This image gives a good Idea how access is gained through the tappet bore with the crows foot spanner,
Onto the pneumatic valve train, this head uses a barrel and piston type pneumatic arrangement. The barrels are pressurized via two main drillings parallel with the crankshaft. These main drillings can be seen below exiting at the tub end of the head,
And again mid way through the head, if you look closely you can also see the vertical drilling leading from the barrel counter-bore into the main drilling,
Here is a closeup of the counter-bore itself, showing the three tapped holes for fixing the barrel as well as the air supply hole/drilling,
Here it is with the valve guide pressed in, notice the small groove in the guide with the O ring above. Oil enters this groove via cuts in the base of the barrel where it flows around the guide groove and exits out another drain cut in the barrel base pictured below,
There is a small entry point drilling in this groove needed to supply oil to the stem for added cooling/lubrication,
Below are the grooves mentioned in the base of the barrel, one directs splash/run off oil to the stem, the other is the drain. When installed one groove faces up hill and collects the oil directing it in towards the guide,
Notice too the orange seals (x4) required to seal the barrel to the counter-bore, three for the screws, one for the air hole,
Internally, the barrel base has been pocket milled out in order to lighten between the screw positions,
The screws do not lie equally (120 degrees)about the centre meaning the barrels cannot be installed/indexed wrong blocking off the air entry hole.
With the guide removed and installed in the barrel you can see how the grooves in the base feed the groove in the guide,
The hole in the bottom of the barrel is angled at the corners to allow the barrel to be installed down on the guide compressing the O ring as it is eased down therefore avoiding damage to seal and doing away with any special tools.
The tappets are pretty much 'standard items as far as it goes,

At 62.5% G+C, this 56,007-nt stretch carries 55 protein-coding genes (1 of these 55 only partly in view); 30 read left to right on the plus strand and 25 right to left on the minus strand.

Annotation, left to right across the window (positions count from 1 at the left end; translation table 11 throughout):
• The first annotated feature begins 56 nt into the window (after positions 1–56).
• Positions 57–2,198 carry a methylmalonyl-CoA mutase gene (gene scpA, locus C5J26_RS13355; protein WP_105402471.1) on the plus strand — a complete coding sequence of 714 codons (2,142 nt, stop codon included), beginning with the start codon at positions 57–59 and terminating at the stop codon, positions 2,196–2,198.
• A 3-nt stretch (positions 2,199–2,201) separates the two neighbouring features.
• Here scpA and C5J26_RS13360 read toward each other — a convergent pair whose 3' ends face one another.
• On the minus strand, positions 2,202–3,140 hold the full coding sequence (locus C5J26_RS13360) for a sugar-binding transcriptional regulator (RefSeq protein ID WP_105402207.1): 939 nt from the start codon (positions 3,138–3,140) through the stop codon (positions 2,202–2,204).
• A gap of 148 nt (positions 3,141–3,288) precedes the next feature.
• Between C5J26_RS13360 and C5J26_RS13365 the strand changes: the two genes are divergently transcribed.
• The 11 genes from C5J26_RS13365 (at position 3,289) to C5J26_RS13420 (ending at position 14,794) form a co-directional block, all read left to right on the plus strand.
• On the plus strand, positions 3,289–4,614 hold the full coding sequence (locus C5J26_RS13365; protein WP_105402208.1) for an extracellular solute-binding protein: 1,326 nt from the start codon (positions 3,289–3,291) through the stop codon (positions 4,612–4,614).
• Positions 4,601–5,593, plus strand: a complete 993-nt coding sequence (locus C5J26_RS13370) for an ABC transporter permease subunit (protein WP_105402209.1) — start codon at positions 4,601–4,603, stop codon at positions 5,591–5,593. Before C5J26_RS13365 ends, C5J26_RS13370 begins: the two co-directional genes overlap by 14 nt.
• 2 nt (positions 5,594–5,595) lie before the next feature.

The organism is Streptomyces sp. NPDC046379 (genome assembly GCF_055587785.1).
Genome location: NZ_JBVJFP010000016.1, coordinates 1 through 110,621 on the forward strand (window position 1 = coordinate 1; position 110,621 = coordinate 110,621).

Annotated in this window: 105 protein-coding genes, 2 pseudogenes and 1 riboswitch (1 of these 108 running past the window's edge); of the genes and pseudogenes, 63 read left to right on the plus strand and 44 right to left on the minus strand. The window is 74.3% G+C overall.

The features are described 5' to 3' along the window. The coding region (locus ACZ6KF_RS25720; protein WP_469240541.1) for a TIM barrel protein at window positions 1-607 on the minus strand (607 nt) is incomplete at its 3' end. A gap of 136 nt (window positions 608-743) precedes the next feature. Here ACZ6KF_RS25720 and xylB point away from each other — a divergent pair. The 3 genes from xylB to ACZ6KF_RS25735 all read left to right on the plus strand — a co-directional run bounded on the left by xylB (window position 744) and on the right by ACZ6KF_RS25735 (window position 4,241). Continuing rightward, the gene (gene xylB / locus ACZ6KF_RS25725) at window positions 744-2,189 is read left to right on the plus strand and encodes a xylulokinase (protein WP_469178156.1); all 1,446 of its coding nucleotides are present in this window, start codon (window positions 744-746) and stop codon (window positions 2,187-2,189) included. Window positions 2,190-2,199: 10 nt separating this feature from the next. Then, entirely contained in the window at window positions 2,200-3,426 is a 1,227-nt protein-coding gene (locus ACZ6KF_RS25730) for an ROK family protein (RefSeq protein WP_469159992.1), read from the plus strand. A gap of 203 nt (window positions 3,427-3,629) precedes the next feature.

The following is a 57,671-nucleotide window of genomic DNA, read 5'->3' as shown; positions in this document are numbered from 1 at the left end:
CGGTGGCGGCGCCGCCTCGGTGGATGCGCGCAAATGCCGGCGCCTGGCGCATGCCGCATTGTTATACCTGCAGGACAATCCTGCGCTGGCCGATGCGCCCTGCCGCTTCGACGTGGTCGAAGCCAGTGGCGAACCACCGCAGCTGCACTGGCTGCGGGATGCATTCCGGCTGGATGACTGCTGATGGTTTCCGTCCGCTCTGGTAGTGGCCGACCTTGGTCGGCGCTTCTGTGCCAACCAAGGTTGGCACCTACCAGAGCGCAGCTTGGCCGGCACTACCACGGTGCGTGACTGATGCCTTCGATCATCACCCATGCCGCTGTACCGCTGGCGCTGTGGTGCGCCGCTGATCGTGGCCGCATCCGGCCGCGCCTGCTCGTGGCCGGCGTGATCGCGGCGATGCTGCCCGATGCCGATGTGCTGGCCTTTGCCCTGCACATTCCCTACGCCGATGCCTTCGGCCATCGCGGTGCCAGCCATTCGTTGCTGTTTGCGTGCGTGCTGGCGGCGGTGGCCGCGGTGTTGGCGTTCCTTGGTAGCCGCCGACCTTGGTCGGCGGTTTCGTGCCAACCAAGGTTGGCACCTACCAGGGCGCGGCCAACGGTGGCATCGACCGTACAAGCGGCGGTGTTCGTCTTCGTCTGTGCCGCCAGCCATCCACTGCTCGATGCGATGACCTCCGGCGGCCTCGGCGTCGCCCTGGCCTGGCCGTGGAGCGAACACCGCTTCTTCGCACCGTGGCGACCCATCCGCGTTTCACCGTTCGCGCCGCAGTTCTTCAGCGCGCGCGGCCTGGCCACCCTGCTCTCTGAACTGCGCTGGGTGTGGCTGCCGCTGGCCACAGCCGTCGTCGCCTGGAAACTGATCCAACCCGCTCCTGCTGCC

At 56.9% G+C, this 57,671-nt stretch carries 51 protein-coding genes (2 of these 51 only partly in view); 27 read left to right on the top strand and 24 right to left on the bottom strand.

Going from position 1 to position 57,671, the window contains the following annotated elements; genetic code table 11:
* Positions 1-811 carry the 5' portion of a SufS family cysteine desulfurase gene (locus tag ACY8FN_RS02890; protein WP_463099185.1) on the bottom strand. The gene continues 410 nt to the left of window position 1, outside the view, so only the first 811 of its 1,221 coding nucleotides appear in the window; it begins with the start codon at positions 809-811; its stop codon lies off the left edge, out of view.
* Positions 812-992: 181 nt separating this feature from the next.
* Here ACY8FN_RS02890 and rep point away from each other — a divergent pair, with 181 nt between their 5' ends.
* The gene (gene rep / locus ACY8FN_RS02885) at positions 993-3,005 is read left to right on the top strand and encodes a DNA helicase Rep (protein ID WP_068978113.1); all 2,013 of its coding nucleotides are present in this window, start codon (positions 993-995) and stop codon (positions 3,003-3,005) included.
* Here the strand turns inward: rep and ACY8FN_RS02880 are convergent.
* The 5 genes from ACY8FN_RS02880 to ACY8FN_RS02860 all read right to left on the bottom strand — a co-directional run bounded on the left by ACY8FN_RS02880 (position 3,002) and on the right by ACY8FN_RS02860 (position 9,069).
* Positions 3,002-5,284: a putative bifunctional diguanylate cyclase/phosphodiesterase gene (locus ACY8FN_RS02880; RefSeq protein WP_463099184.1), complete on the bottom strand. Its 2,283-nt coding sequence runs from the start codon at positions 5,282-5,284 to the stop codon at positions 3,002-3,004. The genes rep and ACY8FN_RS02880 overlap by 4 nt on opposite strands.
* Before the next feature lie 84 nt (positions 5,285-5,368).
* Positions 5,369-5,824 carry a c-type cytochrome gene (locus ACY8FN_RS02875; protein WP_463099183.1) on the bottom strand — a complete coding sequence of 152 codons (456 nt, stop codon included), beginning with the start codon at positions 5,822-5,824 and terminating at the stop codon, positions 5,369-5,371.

The body of the barrel is turned down to allow the tappet to slide down over it without crash when the valve is in the full open position,
Here you can see just how little clearance there is between the tappet bore, and the barrel wall when installed - the tappet slides in this gap,
Installed, with the squirter aimed at the centre,
Here is a shot of the top of the valve guide seal, I took it before everything had been stripped and polished before the analysis started,
Here is the same valve guide with the seal removed and the entire thing media blasted and polished for easy insertion in and out of valve guide drilling to port,
The stem of valve, complete with low friction texture surface coating for improved oil retention - remember, a hydrodynamic film is not easy sustain on a reciprocating valve stem and it is relying more-so on boundary lubrication. On close inspection it does look more like PVD coating but further testing required to be certain, the 'roughness' certainly does aid oil retention,
The barrel interior bore is of extremely high surface finish, almost mirror like. One of the most critical features with such dry sliding seal design we see here is surface finish on the bore walls. It must resist corrosion during periods while the engine is being built, being stored, or is in transit. The cylinder features hardcoat anodic coating internally and externally on the base. The anodic coating also benefits in terms of lessening sliding friction when impregnated with PTFE.